What other routines do you think are important? What routines are we likely to lose when we drop out of the work force, regardless of the reason? What routines do you feel are most important in the process of landing a job?

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9 Responses to Job Hunting Lessons from Panic in the Year Zero

  1. Ann says:

    Think positive! See yourself landing the perfect job, but don’t worry about the “how’s” just do the things that you’ve listed and stay positive.

    By the way, David, maybe your perfect job is writing. 😉

  2. persephone says:

    Excellent advice for people with or without jobs!

  3. baselle says:

    Maintain your sleep schedule! Wake up when other people wake up, go to sleep when other people go to sleep. Its a very, very, rare late night infomercial that won’t prey upon your fears

  4. Richby30RetireBy40 Blog says:

    The wardrobe really is key. You want to look like you belong, even if you don’t.

    Otherwise, there’s no better than to explore the world in this economy!



  5. wandaa says:

    Thanks! Great advice.

  6. spicoli says:

    Treating every day like a work day is the most important of all — your new job is finding a job!

  7. sahil says:

    Job hunting is the most difficult task esp. in current scenario. Hope u get it soon. The best part about your article is that it is geniric; u reffered a movie ” Panic in the year zero” to make a correlation with ur existing scenario but i feel its applicable to our day to day life.
    Great article indeed.

  8. Cindy M says:

    Sounds like you’re handling things well. Have to laugh, I watched the same movie recently very early one morning on the “This” channel when I could not sleep and found it interesting.

    I was out of work for one month this year, but it felt like much longer. I’ve always been a second shifter, work from home as a medical transcriber, and I reluctantly left my former company due to the terrible pay cut (continued offshoring to India) and the realization I had to try to find a better company since I’m nowhere near retirement. (Long story short, I did just that and have been with my new smaller company for 2 months now, hoping this one won’t go the same offshoring route anytime soon). I didn’t have to worry so much about looking good for job interviews, that is one plus for being able to work from home; you do phone interviews and test on line. But I studied all the classifieds and would have been prepared to show up looking sharp had I found a transcription/secretarial job locally at a doctor’s office or hospital. I live within walking distance of a hospital but there are so few postings there these days related to what I do.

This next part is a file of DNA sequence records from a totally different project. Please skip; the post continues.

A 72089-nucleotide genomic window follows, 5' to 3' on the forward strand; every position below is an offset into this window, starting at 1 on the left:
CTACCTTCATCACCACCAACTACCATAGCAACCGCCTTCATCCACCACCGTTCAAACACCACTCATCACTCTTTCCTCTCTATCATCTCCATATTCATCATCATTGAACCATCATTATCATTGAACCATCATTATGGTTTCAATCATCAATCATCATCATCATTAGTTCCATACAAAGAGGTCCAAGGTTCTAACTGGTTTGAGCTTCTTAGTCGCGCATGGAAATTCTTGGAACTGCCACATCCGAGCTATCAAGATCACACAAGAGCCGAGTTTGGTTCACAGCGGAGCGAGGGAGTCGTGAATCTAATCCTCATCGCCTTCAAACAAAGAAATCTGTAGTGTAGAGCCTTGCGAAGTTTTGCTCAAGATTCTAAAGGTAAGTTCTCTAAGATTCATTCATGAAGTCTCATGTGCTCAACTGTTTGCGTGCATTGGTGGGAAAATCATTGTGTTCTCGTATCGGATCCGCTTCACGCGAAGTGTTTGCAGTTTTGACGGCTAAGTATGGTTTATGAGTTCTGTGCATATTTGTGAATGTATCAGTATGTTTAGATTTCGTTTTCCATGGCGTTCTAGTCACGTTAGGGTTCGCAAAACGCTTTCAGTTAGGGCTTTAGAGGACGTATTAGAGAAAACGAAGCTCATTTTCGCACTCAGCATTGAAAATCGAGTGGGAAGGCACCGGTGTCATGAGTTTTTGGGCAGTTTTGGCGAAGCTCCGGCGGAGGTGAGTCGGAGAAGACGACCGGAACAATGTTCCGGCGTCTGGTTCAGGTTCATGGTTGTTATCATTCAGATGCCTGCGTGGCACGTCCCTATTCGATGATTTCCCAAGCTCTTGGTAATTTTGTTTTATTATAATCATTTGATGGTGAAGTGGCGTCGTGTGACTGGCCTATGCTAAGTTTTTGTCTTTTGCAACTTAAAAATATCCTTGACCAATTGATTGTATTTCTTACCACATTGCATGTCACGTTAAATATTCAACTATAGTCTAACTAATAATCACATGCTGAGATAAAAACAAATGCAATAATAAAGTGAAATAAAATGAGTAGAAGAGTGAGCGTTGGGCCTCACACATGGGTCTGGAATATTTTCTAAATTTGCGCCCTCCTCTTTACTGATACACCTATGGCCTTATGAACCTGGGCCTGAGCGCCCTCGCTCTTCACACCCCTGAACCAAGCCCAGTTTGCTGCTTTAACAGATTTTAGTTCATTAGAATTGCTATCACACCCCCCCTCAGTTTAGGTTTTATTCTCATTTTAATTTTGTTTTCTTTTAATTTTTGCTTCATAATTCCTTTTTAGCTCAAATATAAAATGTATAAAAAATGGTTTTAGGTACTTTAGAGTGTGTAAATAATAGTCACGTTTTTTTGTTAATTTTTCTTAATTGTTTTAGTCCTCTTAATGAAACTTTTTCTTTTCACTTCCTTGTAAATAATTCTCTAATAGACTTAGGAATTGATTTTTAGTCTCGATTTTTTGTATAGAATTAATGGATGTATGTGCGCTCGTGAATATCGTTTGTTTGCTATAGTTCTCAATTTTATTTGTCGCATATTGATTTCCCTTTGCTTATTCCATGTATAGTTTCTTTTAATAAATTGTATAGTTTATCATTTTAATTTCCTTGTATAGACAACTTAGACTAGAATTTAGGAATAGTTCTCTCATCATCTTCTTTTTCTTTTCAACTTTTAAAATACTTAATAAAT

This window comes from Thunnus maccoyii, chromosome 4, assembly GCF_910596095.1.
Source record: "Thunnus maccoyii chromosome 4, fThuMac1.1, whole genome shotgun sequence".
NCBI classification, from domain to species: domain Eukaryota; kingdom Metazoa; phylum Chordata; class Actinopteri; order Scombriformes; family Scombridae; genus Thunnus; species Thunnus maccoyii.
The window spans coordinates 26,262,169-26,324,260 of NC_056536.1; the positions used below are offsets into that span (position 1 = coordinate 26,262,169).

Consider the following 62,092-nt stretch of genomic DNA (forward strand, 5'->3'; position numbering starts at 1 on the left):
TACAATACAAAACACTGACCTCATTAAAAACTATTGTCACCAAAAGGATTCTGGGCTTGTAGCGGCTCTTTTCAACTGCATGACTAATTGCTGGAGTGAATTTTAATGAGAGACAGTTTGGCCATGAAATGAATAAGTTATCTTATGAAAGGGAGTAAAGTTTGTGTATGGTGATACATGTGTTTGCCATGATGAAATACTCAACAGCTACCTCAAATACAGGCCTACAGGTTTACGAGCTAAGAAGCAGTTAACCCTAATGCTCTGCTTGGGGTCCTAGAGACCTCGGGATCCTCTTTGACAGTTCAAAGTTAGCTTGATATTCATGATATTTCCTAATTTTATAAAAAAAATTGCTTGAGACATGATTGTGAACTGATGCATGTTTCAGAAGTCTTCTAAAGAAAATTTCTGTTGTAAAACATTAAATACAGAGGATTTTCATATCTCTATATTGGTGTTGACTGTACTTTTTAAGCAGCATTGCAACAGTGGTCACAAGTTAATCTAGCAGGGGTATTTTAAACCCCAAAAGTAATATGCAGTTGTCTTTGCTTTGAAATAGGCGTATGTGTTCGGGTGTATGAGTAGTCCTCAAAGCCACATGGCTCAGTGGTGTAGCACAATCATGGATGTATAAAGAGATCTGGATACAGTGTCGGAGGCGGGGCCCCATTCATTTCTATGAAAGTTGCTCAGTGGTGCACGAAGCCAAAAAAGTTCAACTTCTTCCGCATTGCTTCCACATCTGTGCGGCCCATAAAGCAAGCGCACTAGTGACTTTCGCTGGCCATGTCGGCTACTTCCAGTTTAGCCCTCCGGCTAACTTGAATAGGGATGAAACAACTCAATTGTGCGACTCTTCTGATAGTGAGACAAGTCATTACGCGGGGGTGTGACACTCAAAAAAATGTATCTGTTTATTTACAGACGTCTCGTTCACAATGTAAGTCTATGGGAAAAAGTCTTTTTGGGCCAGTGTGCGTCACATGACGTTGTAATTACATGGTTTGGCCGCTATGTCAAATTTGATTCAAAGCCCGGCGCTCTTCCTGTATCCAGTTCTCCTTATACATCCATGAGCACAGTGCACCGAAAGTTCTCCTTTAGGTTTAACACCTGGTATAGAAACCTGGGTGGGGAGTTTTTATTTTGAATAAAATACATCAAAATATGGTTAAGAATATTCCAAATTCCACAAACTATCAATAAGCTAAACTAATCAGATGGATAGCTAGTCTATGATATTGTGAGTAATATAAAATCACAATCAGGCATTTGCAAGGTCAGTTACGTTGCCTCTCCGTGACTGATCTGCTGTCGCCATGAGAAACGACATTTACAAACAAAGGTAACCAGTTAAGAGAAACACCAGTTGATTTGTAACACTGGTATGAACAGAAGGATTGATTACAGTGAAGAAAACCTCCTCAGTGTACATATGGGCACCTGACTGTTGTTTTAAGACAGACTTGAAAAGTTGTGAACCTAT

Anyway, of course, being out of work was a very stressful time mentally. I had gotten away from taking my hour walk every morning, so I immediately reinstituted that, knowing from experience that physical activity outdoors of any kind is a good thing, rain or shine. I’d then come home and work on sending more resumes out and keeping track of that; it can be very daunting and hard on the ego. You find out quickly that having 30-odd years of experience sure won’t necessarily get you even a sorry-we-can’t-use-you-right-now email response, but it’s a good lesson. I made myself keep a routine schedule daily. I made myself cook great healthy meals. I got back into reading and hitting the library instead of sitting in front of the TV or PC for entertainment. I sought out other transcribers going through the same thing and have met some great people this way, and we do keep in touch and compare notes. I went to bed at a decent hour. I did more with the kinfolk, in particular the grandnephews, and took mom to visit with some relatives she’d not seen in awhile. I can look back now and say it was actually a pretty nice break from the job but really don’t think I want to have to go through that again, though it certainly could happen. I doubt I’ll ever feel secure again in my work.

  9. Gail says:

    I’m out of work due to health, not the economy and where many days it would seem so much simpler to stay huddled in my jammies for the day, unless I’m absolutely not up to it, I get up and get dressed everyday. Even though I’m home, I usually am wearing a skirt and top that matches and even occasionally jewelry. Why? Because I need to keep my self-image up. I have things that I do everyday to feel like I’m contributing to society and to our home. All for the same reasons you described. No matter why your routine gets an abrupt change, get yourself onto an active routine.